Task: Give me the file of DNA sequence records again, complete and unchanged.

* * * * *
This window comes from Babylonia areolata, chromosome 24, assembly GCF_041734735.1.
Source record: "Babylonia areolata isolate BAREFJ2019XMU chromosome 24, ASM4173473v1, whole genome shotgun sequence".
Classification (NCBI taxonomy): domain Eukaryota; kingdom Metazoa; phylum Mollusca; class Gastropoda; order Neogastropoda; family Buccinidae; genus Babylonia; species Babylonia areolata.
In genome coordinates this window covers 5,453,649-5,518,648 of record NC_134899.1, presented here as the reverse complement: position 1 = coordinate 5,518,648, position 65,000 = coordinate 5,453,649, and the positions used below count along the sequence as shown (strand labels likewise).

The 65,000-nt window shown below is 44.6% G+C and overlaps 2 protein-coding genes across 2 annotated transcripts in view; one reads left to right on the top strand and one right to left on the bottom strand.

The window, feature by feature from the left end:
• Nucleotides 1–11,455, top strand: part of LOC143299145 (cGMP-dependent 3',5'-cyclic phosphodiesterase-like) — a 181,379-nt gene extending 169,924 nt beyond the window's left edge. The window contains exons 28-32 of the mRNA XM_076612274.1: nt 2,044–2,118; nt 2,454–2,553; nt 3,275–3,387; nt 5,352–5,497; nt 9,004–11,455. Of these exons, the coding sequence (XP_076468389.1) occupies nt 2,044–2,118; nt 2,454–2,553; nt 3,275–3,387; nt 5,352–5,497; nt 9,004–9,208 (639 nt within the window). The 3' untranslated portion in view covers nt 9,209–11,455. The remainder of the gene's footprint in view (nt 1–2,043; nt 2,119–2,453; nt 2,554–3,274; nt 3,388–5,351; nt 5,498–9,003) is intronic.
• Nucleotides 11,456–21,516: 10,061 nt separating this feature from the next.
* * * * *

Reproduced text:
This window comes from Babylonia areolata, chromosome 24, assembly GCF_041734735.1.
Source record: "Babylonia areolata isolate BAREFJ2019XMU chromosome 24, ASM4173473v1, whole genome shotgun sequence".
Classification (NCBI taxonomy): domain Eukaryota; kingdom Metazoa; phylum Mollusca; class Gastropoda; order Neogastropoda; family Buccinidae; genus Babylonia; species Babylonia areolata.
In genome coordinates this window covers 5,453,649-5,518,648 of record NC_134899.1, presented here as the reverse complement: position 1 = coordinate 5,518,648, position 65,000 = coordinate 5,453,649, and the positions used below count along the sequence as shown (strand labels likewise).

The 65,000-nt window shown below is 44.6% G+C and overlaps 2 protein-coding genes across 2 annotated transcripts in view; one reads left to right on the top strand and one right to left on the bottom strand.

The window, feature by feature from the left end:
• Nucleotides 1–11,455, top strand: part of LOC143299145 (cGMP-dependent 3',5'-cyclic phosphodiesterase-like) — a 181,379-nt gene extending 169,924 nt beyond the window's left edge. The window contains exons 28-32 of the mRNA XM_076612274.1: nt 2,044–2,118; nt 2,454–2,553; nt 3,275–3,387; nt 5,352–5,497; nt 9,004–11,455. Of these exons, the coding sequence (XP_076468389.1) occupies nt 2,044–2,118; nt 2,454–2,553; nt 3,275–3,387; nt 5,352–5,497; nt 9,004–9,208 (639 nt within the window). The 3' untranslated portion in view covers nt 9,209–11,455. The remainder of the gene's footprint in view (nt 1–2,043; nt 2,119–2,453; nt 2,554–3,274; nt 3,388–5,351; nt 5,498–9,003) is intronic.
• Nucleotides 11,456–21,516: 10,061 nt separating this feature from the next.